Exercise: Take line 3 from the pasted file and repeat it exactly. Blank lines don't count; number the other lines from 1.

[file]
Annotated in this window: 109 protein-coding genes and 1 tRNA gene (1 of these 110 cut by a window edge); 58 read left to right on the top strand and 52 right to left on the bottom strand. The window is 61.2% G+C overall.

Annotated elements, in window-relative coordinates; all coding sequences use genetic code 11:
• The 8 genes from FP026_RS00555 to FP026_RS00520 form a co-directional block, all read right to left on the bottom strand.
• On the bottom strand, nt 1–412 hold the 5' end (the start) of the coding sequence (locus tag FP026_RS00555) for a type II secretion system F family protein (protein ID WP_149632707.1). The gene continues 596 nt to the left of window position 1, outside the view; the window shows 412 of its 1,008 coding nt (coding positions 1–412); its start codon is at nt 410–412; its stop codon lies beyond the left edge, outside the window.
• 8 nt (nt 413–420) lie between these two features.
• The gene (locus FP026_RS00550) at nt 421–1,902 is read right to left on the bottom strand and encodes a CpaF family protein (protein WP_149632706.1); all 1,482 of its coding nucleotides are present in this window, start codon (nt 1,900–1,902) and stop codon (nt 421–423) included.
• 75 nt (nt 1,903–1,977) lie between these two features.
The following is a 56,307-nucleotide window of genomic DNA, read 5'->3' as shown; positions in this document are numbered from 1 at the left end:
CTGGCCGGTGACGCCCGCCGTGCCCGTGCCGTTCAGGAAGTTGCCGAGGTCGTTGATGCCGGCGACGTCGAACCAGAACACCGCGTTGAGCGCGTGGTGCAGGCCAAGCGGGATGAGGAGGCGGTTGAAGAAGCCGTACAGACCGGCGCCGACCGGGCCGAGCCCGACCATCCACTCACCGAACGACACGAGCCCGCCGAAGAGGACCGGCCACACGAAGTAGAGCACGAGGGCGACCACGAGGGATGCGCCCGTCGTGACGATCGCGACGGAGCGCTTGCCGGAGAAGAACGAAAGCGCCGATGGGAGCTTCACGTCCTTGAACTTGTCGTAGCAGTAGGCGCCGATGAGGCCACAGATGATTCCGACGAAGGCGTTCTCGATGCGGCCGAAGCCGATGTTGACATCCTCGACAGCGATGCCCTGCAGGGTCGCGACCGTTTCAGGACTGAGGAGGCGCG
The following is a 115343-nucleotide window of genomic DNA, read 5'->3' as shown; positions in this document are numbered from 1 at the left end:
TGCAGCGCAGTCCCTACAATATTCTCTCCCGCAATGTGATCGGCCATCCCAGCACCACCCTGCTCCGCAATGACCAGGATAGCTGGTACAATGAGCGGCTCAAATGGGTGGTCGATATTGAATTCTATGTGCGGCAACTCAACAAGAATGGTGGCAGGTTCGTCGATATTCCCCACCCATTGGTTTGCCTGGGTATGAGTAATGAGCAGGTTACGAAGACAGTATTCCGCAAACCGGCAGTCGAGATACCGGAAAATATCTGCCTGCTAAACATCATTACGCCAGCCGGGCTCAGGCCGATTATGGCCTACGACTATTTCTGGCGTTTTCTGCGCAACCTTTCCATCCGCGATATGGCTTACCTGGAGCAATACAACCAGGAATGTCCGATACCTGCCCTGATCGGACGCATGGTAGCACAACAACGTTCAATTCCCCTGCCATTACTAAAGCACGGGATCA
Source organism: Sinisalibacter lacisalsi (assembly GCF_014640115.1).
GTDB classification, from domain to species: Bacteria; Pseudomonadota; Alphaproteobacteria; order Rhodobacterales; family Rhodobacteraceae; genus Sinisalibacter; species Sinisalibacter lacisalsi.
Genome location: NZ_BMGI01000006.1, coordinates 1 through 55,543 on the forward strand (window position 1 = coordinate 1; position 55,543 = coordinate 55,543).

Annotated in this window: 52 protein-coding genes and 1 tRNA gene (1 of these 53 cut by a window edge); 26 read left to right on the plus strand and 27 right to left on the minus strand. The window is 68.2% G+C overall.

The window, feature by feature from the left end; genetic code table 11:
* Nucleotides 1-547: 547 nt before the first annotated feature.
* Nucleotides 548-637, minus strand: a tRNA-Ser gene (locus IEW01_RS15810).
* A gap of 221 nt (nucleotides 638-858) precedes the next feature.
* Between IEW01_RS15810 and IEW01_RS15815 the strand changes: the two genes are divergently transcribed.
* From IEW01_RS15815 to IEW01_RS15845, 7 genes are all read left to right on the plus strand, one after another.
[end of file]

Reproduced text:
• The 8 genes from FP026_RS00555 to FP026_RS00520 form a co-directional block, all read right to left on the bottom strand.